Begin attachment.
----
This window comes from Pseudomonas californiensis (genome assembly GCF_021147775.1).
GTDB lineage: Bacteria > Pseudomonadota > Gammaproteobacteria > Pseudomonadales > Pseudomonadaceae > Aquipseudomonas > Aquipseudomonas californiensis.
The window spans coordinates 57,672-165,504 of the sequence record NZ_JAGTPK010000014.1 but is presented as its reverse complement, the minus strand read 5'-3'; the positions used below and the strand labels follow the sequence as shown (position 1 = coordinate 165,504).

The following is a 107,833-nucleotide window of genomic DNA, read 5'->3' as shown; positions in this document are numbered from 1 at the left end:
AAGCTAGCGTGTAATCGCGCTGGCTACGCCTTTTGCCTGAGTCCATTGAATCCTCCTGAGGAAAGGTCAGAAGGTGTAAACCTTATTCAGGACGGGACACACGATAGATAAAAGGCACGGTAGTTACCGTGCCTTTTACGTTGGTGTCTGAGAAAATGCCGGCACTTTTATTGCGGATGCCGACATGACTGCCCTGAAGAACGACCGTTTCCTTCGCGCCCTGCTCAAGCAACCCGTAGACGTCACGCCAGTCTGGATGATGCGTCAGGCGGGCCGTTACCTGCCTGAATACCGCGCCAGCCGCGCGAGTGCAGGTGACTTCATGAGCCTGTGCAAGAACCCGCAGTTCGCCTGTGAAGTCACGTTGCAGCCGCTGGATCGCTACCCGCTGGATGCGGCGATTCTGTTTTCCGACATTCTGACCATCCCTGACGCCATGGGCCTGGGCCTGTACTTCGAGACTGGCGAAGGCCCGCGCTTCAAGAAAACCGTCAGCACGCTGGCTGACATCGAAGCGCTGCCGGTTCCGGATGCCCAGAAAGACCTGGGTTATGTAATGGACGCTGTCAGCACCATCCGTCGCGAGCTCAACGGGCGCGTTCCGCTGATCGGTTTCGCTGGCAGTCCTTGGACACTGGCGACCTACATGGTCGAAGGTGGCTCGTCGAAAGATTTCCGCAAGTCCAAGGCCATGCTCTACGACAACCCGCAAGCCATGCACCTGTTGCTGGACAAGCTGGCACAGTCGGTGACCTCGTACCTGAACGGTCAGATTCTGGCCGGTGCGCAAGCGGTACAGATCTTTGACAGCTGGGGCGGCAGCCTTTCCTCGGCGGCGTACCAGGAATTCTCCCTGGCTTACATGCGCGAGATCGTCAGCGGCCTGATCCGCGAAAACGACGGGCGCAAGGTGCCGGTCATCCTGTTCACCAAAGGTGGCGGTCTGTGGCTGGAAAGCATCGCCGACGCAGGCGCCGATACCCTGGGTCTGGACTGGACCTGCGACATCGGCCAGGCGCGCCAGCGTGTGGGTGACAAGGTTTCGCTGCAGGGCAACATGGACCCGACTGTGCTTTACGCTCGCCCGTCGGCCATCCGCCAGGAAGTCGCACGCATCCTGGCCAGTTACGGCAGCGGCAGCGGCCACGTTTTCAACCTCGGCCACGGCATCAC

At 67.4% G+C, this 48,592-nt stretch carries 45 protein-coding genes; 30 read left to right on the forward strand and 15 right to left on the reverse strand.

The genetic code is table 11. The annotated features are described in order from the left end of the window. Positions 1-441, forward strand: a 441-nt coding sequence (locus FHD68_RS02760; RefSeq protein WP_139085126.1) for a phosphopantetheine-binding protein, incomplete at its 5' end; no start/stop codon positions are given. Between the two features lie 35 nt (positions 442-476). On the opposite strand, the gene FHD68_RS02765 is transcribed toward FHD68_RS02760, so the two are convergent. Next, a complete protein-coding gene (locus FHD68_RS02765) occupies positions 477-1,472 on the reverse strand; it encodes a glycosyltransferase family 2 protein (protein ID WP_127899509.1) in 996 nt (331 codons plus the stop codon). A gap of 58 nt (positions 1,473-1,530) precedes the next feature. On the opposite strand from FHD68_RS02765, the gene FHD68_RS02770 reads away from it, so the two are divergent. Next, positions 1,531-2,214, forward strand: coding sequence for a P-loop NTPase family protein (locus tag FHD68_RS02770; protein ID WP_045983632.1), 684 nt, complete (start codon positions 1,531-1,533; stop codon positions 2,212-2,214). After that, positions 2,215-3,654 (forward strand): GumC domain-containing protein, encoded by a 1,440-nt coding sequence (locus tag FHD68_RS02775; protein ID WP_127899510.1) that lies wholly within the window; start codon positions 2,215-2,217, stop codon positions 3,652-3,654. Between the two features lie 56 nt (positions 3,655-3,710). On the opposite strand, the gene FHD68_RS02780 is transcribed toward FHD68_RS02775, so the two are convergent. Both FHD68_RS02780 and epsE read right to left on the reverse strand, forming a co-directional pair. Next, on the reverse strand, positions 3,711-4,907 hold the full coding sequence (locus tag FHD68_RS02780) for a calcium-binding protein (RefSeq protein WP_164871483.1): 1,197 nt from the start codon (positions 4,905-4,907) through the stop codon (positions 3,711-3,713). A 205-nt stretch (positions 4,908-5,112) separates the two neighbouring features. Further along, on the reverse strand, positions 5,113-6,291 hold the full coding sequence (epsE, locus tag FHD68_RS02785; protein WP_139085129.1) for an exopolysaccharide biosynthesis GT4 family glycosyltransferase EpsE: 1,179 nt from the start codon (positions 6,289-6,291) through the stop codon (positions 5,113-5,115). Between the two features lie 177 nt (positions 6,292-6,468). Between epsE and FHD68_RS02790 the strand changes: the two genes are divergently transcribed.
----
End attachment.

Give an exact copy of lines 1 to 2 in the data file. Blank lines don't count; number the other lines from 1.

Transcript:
This window comes from Pseudomonas californiensis (genome assembly GCF_021147775.1).
GTDB lineage: Bacteria > Pseudomonadota > Gammaproteobacteria > Pseudomonadales > Pseudomonadaceae > Aquipseudomonas > Aquipseudomonas californiensis.